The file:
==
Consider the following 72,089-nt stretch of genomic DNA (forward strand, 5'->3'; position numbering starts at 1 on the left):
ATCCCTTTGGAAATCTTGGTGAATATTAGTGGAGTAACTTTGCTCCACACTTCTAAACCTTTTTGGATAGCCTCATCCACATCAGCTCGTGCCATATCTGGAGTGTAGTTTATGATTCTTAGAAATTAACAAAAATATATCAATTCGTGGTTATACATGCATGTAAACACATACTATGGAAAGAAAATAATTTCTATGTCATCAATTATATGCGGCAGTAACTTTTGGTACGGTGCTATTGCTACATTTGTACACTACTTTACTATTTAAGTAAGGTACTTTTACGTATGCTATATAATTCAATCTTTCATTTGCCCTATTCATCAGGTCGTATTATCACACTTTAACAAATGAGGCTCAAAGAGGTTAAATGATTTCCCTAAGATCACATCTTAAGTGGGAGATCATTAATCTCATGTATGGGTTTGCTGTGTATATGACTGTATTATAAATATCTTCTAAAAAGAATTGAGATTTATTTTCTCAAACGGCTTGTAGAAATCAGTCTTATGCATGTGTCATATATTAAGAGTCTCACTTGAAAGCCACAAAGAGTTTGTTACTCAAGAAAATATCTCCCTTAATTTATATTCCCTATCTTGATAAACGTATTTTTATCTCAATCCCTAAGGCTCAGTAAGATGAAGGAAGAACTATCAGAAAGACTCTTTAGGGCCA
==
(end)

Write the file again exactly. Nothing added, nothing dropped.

Consider the following 72,089-nt stretch of genomic DNA (forward strand, 5'->3'; position numbering starts at 1 on the left):
ATCCCTTTGGAAATCTTGGTGAATATTAGTGGAGTAACTTTGCTCCACACTTCTAAACCTTTTTGGATAGCCTCATCCACATCAGCTCGTGCCATATCTGGAGTGTAGTTTATGATTCTTAGAAATTAACAAAAATATATCAATTCGTGGTTATACATGCATGTAAACACATACTATGGAAAGAAAATAATTTCTATGTCATCAATTATATGCGGCAGTAACTTTTGGTACGGTGCTATTGCTACATTTGTACACTACTTTACTATTTAAGTAAGGTACTTTTACGTATGCTATATAATTCAATCTTTCATTTGCCCTATTCATCAGGTCGTATTATCACACTTTAACAAATGAGGCTCAAAGAGGTTAAATGATTTCCCTAAGATCACATCTTAAGTGGGAGATCATTAATCTCATGTATGGGTTTGCTGTGTATATGACTGTATTATAAATATCTTCTAAAAAGAATTGAGATTTATTTTCTCAAACGGCTTGTAGAAATCAGTCTTATGCATGTGTCATATATTAAGAGTCTCACTTGAAAGCCACAAAGAGTTTGTTACTCAAGAAAATATCTCCCTTAATTTATATTCCCTATCTTGATAAACGTATTTTTATCTCAATCCCTAAGGCTCAGTAAGATGAAGGAAGAACTATCAGAAAGACTCTTTAGGGCCA